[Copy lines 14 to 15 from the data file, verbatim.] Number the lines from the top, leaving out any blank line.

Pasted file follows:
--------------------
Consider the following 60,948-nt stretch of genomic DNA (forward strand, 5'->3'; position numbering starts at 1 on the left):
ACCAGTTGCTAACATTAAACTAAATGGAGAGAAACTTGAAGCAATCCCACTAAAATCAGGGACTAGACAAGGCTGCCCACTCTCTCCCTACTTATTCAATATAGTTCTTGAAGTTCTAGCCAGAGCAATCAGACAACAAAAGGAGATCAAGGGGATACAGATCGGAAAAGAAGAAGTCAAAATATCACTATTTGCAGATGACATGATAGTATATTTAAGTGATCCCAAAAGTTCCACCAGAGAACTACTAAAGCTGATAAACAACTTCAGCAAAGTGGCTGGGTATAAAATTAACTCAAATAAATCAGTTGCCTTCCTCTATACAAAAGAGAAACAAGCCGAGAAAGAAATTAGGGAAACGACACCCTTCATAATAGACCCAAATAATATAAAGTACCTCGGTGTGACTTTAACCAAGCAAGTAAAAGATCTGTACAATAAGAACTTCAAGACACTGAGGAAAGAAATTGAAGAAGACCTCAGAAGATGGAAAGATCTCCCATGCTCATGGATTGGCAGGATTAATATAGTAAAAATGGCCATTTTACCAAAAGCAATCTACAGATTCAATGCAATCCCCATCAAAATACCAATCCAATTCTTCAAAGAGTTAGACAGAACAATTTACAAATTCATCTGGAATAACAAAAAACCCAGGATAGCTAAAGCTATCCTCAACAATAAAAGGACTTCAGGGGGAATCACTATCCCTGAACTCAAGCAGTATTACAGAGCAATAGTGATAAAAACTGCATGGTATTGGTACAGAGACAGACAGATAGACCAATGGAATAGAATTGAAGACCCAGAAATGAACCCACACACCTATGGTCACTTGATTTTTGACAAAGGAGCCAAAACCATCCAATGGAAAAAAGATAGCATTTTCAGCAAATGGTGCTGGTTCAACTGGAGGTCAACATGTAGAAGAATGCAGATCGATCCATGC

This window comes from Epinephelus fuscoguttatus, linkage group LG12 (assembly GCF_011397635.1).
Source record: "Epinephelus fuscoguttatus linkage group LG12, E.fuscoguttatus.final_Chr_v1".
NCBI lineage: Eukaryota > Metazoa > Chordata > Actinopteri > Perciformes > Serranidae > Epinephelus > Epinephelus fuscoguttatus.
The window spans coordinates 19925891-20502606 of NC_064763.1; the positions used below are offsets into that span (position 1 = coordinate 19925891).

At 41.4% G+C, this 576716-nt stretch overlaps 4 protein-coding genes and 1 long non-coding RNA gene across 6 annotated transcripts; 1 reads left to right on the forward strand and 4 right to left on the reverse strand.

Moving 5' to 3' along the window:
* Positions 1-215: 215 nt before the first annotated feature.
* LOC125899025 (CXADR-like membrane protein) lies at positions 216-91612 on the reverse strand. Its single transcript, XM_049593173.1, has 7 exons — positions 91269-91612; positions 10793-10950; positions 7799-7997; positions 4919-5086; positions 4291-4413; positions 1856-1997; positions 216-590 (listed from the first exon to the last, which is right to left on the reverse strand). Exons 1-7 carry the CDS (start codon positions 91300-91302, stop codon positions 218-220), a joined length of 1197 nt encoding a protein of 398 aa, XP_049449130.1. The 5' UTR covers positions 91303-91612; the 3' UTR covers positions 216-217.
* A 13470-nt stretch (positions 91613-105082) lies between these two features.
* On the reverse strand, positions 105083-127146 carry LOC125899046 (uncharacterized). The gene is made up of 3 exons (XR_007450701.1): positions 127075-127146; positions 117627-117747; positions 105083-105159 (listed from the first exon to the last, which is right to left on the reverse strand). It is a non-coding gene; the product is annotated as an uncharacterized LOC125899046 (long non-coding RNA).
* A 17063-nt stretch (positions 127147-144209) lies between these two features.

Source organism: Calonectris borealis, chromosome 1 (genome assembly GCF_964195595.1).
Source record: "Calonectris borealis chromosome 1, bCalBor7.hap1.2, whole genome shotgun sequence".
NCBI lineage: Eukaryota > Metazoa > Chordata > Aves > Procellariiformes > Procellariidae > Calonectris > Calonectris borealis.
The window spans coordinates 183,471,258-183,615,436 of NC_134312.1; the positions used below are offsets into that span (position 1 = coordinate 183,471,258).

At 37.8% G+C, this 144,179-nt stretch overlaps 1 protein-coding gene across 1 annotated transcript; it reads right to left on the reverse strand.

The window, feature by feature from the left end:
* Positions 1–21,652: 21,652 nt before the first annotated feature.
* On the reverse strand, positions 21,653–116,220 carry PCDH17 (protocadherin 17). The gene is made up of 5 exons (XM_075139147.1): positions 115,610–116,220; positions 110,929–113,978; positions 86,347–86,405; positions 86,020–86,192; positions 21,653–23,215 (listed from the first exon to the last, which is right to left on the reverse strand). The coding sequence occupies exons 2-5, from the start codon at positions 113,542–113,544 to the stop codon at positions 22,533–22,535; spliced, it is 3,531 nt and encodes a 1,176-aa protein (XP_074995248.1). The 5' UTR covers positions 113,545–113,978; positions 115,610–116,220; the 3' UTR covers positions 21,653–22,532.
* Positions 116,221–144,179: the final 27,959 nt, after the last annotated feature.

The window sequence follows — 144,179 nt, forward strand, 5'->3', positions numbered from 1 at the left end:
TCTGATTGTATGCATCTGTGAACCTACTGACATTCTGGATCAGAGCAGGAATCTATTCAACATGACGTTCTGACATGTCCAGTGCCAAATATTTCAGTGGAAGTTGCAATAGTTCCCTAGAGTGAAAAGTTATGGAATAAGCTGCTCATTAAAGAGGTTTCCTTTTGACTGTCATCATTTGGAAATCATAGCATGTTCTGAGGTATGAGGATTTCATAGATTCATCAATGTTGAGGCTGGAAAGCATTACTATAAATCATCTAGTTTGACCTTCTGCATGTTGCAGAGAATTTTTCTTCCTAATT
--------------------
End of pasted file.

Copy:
Source organism: Calonectris borealis, chromosome 1 (genome assembly GCF_964195595.1).
Source record: "Calonectris borealis chromosome 1, bCalBor7.hap1.2, whole genome shotgun sequence".